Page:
Apollo Magazine: ‘Degenerate Art: The Attack on Modern Art in Nazi Germany, 1937′, Neue Galerie, New York

“This is an exhibition about an exhibition: the famously – and conspicuously – ‘badly curated’ exhibition of Degenerate Art (Entartete Kunst), opened in Munich, in 1937, by Adolf Ziegler, the National Socialist president of the Reich Chamber for the Visual Arts.

It was organised in parallel with the ‘Great German Art Exhibition’, also in Munich, where the art on show – sanctioned and selected by the National Socialists – was displayed coherently on otherwise clean walls.  The so-called degenerates were, by contrast, hung crassly, jostling wonkily for space on crowded walls, misattributed and incorrectly labeled.”

Full text here

We interrupt this broadcast to ask: What do you think of this house?





ignore their furniture!!!

ignore their furniture!!!



I like it, but is it too ordinary? I’m not sure I see myself in it. That terrace area looks quite nice. Next to it is the kitchen. Then there are two large rooms in the main part of the house divided by a central corridor that goes all the way from one end to the other.  The bedrooms are all upstairs. It’s much more Southern than any of the other houses we’re interested in. Only a three hour drive to Spain, which means decent weather. It’s less than half the size of our current house, which means half the work! That will be WONDERFUL. It’s also on the inexpensive side. That means we’d be able to invest in enough rental properties so that I’d be able to only focus only on the parts of my work that I enjoy (big projects). No more donkey work, having to sell x every month.

Another couple is coming to see our house on Monday, so there’s cleaning to be done. Here we go again… I just keep reminding myself only one client has to love it to buy it.

Anyway, wherever we end up, you’ll get to see the design/furniture selection/reforms process first hand, which should be amusing.

Bias and Ethics in Life & Blogging. The Askthebigot matter is a process, and here’s how she changed my opinion of her.


“…to say that someone has a conflict of interest is not a moral criticism, but rather a description of a set of circumstances. That person has a primary interest that he or she needs to fulfill, although other interests may push or pull the person in different directions. A moral failure would be if the person neglected their primary interest and allowed these other interests to rule.” Environmental Health Sciences Decision Making; Yank Coble, Christine Coussens, and Kathleen Quinn

(Thank you for bearing with me. I wanted to do this in stages because I need time to process and decide what I actually think. I still haven’t made up my mind entirely, except for being certain an honest and cordial debate is a good thing. Distilled antagonism doesn’t get anyone anywhere.)

Firstly I’d like to clarify that outing Katy Faust was no group effort. It was done by me and me alone. Not Violet, or Clare, or Ark, or Roughseas. I take full personal responsibility for the debacle. I did it because I believed and still believe that this was a case of conflict of interests. I probably wouldn’t have felt the need to do so in a number of similar cases but anti-gay rhetoric is another story.

It should be taken very seriously because it affects people the most at the point when they’re most vulnerable which is childhood and adolescence. Gay youths deal with a very particular and difficult set of circumstances. The confusion of feeling different, the discovery of a sexuality that doesn’t fit in with the mainstream and the realization one might not naturally conform to the expectations of others. Adding further pressures makes the situation for some absolutely unbearable as evidenced by the suicide rates for gay youths.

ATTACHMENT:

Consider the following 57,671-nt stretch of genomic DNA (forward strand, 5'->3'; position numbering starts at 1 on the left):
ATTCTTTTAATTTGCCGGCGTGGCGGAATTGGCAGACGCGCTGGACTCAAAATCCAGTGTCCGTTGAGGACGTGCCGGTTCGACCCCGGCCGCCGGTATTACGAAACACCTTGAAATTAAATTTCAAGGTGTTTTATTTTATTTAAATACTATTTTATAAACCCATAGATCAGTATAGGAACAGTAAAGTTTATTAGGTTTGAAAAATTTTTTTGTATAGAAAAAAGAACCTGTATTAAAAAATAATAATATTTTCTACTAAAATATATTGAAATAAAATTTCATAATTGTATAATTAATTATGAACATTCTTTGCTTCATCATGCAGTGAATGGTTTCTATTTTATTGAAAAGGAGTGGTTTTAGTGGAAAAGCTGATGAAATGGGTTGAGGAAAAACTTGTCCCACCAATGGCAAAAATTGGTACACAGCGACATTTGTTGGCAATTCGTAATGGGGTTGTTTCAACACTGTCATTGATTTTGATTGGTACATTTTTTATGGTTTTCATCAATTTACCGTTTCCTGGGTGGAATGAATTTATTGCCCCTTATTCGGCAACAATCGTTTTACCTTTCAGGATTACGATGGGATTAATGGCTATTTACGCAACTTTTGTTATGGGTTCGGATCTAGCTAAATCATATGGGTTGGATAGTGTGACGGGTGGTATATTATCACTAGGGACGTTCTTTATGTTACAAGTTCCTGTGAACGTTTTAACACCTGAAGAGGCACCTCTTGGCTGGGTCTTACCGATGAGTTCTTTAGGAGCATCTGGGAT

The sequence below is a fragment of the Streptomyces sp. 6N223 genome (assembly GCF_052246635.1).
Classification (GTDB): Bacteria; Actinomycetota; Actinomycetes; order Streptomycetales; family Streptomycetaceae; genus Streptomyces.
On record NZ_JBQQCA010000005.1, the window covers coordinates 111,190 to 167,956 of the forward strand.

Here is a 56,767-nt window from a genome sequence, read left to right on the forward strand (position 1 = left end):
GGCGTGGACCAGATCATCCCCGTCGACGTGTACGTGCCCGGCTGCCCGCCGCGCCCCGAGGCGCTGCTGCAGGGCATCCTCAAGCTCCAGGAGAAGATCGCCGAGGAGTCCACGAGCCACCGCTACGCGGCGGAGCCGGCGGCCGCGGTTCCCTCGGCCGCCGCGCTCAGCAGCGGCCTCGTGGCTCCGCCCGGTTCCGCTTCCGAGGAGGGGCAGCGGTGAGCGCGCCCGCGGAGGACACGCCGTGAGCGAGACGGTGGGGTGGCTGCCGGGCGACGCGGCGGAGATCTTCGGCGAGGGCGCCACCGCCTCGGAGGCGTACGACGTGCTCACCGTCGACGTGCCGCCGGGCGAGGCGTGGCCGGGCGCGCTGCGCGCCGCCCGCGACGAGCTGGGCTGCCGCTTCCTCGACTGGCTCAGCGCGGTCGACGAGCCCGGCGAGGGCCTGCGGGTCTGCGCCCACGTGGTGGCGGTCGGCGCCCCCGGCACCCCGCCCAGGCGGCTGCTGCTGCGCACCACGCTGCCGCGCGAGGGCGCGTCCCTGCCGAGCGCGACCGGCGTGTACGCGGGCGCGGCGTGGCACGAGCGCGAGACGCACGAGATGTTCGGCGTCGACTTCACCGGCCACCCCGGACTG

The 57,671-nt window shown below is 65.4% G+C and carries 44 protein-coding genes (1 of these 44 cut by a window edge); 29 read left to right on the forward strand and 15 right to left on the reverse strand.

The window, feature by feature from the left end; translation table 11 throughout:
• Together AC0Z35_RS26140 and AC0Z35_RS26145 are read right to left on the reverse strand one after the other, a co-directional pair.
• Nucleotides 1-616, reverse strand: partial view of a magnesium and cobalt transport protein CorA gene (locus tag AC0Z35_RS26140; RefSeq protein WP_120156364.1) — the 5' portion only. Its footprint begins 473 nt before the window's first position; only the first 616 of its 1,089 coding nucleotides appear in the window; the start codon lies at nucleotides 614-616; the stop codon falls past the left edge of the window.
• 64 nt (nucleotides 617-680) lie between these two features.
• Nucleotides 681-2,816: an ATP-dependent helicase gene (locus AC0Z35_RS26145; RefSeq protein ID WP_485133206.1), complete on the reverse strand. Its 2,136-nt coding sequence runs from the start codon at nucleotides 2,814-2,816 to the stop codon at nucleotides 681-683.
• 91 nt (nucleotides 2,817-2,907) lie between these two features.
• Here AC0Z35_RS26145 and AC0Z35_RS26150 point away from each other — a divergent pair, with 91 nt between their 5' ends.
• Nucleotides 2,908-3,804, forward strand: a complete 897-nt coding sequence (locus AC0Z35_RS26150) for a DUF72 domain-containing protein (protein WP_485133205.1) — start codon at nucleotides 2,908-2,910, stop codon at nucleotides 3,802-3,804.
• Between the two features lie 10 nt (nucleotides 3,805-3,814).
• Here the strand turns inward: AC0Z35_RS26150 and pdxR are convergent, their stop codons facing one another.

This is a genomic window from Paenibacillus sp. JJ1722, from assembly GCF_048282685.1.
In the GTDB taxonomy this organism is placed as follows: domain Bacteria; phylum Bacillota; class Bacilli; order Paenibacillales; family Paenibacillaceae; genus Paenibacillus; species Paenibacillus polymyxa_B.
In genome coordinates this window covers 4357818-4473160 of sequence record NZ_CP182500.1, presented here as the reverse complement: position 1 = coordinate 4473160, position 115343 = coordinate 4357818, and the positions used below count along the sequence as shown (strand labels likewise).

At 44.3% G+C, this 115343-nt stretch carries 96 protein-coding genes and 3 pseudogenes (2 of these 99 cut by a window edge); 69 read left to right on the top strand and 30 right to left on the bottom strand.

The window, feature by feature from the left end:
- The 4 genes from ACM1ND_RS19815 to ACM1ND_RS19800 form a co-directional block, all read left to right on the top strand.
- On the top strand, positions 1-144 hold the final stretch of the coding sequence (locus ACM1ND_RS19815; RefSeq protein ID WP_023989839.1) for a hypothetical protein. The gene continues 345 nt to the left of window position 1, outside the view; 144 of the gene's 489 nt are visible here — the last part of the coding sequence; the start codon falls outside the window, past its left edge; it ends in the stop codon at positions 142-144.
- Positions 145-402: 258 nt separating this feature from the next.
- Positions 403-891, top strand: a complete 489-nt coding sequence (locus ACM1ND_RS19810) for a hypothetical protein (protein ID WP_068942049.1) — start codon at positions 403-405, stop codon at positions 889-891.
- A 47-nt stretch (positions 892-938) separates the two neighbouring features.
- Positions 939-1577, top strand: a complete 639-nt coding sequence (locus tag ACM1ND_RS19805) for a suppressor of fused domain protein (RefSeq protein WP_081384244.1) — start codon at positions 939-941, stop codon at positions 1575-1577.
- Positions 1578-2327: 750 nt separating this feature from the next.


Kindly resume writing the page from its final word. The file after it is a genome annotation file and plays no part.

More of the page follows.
I think when anyone puts that demographic at further risk, for whatever reason, they have a responsibility to do so openly. If they’re members of organizations that espouse anti-gay beliefs or make any sort of profit from that ideology, I feel that information must be disclosed.

All that being said, I think the outcome of the situation was positive, because Mrs. Faust’s response to me demonstrated an understanding of nuance I hadn’t gleaned from her website. I’ll let you decide for yourself:

“E. de Mas,

Thanks for writing me, I really do appreciate it. I don’t know if anything will be accomplished by this, I only know that I am to make the effort.

If my blog has not conveyed that gay people are valuable, gifted, precious and worthy of love then I have erred greatly. While I have devoted posts in the past to that reality, clearly it is time to state it explicitly again. I will do my best to convey that truth in my next post.

“You can’t deny that there are heterosexual parents who do a monstrous job at rearing children. Their heterosexuality doesn’t stop them abusing, beating, rejecting, ignoring or neglecting their flesh and blood.”

You are of course absolutely right about this. Heterosexuality does not a good parent make. And conversely, a same sex attraction does not negate parenting abilities. As stated numerous times on my blog, my mother was an exceptional parent. Much of what I do that is good as a parent myself comes directly from her modeling. She is one of God’s greatest gifts to me.

“Could a gay couple possibly offer respite in one of those situations?”

Absolutely. Which is why I traveled internationally with a lesbian couple when they were adopting their special needs child. (Also mentioned in several posts.) Do I think their daughter will miss out by not having a dad? Yes. Will she be immeasurably better off in the care of those two wonderful women than in the orphanage? Absolutely. Does that mean that we should promote a family structure where mother or father is absent? In my opinion, no. Do I hate them? Not by a long shot. Have some Christians criticized my decision to support them during their trip. Yes. But my Lord tells me that I not only can, but must, serve those even if we disagree about ideas. (Not to mention, they are just fun to be with.)